Many Port business owners interviewed by Port Washington News were reluctant to comment publicly because of the controversial nature of rising school taxes and fear of offending Port residents. They spoke under the condition of anonymity of the general downturn of the salaries, fringes and pensions in the private sector affecting companies such as General Motors, Delta Airlines and Verizon. They asked, with so many others in the private sector facing these cutbacks, why teachers and other government employees continue to expect increases in those benefits year after year.

Others from the Port business community cited the unfairness of a law requiring remaining businesses to pick up the school tax burden left by businesses leaving Port. Given the current trend, they point out what they say is an absurdity of the law that infers, should only one business remain in Port, it would have to shoulder the entire school tax burden.

A business owner on Main Street said excessive taxation has resulted in the vacant stores on Main Street. He said these vacancies cause a deterioration of the quality of life in Port and as Main Street goes, so may the community. Others wondered if Port residents realized why there is an abundance of nail salons and pizza parlors. These types of businesses often have high profit margins and the ability to raise prices to stay in business. Business spokespersons also cautioned residents on business taxes. School taxes in some cases may be passed on to residents as rent increases or as higher prices for goods and services in Port. Some entrepreneurs cited the inequity of paying taxes to Port schools and other taxing authorities despite the fact that they may not live here to take advantage of the services offered.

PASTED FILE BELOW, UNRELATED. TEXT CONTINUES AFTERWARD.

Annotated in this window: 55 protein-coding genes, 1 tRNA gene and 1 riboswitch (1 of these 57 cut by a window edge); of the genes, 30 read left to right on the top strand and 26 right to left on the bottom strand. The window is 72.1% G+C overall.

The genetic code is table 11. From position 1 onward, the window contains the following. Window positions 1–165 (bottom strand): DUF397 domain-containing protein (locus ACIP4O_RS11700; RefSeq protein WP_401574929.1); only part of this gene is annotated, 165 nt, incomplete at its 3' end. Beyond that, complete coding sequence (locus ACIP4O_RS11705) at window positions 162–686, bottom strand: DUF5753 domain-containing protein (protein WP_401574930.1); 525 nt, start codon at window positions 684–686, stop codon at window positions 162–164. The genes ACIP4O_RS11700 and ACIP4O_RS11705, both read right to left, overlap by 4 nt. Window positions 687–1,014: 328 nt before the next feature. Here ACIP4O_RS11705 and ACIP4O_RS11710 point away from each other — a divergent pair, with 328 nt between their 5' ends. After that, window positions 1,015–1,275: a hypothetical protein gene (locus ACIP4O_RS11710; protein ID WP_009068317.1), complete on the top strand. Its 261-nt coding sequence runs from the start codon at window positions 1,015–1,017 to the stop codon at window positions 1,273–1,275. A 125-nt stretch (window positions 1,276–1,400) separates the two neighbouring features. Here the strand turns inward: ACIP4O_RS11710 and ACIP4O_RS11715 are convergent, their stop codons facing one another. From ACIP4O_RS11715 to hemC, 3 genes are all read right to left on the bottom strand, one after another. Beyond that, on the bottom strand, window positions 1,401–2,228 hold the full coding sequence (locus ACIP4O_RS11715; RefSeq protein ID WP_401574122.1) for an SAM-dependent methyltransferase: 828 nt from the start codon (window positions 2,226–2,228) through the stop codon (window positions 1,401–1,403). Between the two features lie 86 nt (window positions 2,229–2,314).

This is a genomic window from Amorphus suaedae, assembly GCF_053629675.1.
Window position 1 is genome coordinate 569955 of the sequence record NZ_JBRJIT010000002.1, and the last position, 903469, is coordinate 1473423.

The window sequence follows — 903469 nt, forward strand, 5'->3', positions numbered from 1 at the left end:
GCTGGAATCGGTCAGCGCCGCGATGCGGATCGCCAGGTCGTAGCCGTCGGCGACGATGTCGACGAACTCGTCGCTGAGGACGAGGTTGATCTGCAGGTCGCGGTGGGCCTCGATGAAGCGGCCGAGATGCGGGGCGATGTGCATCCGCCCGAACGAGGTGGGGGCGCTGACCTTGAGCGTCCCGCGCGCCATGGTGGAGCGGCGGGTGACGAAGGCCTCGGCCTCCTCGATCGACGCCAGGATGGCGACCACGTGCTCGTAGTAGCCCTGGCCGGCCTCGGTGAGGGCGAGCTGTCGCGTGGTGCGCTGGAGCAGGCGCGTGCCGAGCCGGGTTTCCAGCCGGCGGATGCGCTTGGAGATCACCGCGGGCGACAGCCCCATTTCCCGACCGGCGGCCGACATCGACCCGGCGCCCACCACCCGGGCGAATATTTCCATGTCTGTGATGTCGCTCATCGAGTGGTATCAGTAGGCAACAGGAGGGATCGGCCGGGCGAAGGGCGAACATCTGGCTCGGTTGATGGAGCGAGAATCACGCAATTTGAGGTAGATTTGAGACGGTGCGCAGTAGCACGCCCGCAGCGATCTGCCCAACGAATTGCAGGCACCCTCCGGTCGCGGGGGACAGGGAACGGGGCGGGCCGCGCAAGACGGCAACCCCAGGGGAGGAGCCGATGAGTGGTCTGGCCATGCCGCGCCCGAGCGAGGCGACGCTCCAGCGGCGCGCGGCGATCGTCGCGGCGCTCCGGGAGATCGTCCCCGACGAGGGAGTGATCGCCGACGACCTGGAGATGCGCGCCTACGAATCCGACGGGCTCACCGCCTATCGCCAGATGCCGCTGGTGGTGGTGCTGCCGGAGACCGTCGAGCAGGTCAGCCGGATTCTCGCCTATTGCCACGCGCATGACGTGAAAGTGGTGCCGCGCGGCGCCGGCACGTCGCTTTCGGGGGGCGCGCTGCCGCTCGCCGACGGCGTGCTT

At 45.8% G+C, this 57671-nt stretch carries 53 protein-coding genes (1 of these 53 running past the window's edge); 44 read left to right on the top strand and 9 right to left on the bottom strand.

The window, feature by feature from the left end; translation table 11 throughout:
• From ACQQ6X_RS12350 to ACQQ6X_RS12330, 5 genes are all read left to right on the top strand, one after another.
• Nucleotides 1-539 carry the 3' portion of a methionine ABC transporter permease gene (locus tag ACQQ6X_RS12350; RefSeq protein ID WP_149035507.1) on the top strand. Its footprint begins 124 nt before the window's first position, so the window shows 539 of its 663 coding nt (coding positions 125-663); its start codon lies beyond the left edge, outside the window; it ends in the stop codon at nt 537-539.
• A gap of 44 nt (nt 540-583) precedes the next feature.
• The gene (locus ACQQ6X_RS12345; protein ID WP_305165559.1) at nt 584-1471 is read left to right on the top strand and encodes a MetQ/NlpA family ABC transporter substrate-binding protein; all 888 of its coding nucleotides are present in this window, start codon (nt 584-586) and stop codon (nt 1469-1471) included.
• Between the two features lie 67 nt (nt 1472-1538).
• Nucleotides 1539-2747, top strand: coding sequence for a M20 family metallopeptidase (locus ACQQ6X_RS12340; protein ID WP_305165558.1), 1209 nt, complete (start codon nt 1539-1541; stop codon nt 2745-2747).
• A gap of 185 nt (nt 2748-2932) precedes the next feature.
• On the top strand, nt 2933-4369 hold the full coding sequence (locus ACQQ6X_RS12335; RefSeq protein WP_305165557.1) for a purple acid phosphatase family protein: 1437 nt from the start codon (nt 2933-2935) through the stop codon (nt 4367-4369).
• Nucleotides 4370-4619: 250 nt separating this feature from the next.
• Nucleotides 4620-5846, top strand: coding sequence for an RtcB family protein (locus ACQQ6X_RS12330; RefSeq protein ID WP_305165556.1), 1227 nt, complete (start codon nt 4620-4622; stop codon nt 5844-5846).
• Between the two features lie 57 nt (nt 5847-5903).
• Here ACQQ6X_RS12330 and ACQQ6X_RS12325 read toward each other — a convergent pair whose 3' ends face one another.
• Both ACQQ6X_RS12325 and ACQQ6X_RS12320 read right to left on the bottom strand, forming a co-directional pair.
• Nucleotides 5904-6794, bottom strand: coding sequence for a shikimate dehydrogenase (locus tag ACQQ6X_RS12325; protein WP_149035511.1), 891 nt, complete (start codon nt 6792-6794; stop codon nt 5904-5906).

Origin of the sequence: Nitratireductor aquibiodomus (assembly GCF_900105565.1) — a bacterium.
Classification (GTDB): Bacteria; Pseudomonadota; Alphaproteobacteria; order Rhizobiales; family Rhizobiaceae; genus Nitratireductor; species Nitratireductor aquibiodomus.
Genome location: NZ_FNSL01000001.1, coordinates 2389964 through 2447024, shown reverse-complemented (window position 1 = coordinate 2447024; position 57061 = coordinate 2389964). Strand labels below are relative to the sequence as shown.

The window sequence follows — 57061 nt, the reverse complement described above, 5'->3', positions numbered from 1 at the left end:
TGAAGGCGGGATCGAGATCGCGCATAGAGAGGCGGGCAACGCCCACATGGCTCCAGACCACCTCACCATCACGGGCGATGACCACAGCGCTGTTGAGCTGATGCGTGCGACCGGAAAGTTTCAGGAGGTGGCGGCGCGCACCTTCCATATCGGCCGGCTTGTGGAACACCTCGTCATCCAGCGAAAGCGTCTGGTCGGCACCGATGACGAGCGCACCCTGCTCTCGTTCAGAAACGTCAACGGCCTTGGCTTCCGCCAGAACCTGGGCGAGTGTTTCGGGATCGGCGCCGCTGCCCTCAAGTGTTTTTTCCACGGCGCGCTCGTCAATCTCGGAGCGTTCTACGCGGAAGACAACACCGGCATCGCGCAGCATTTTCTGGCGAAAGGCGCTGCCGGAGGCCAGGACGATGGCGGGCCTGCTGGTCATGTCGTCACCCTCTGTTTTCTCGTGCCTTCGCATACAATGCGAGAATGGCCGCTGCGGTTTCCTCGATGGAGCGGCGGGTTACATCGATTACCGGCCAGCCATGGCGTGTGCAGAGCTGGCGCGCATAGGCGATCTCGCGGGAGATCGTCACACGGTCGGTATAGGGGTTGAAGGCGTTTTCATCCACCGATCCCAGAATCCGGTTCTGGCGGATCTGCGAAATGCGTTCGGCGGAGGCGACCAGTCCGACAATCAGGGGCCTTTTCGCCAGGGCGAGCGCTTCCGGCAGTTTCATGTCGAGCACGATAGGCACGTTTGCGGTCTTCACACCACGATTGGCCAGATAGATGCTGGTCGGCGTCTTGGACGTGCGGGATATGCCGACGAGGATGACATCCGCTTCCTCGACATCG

Bill Solomon has been an owner and manager of a business in Port for over 25 years. Solomon questions the constant increases in taxes year after year and wonders why school and government officials simply expect taxpayers to pay more every year. He cited the unique nature of business where, to remain competitive, businesses cannot raise prices simply because taxes are increased. Many Port businesses have not survived and Solomon described the ever-increasing taxes as promoting a business climate that encourages existing businesses to leave and discourage new business from coming to Port.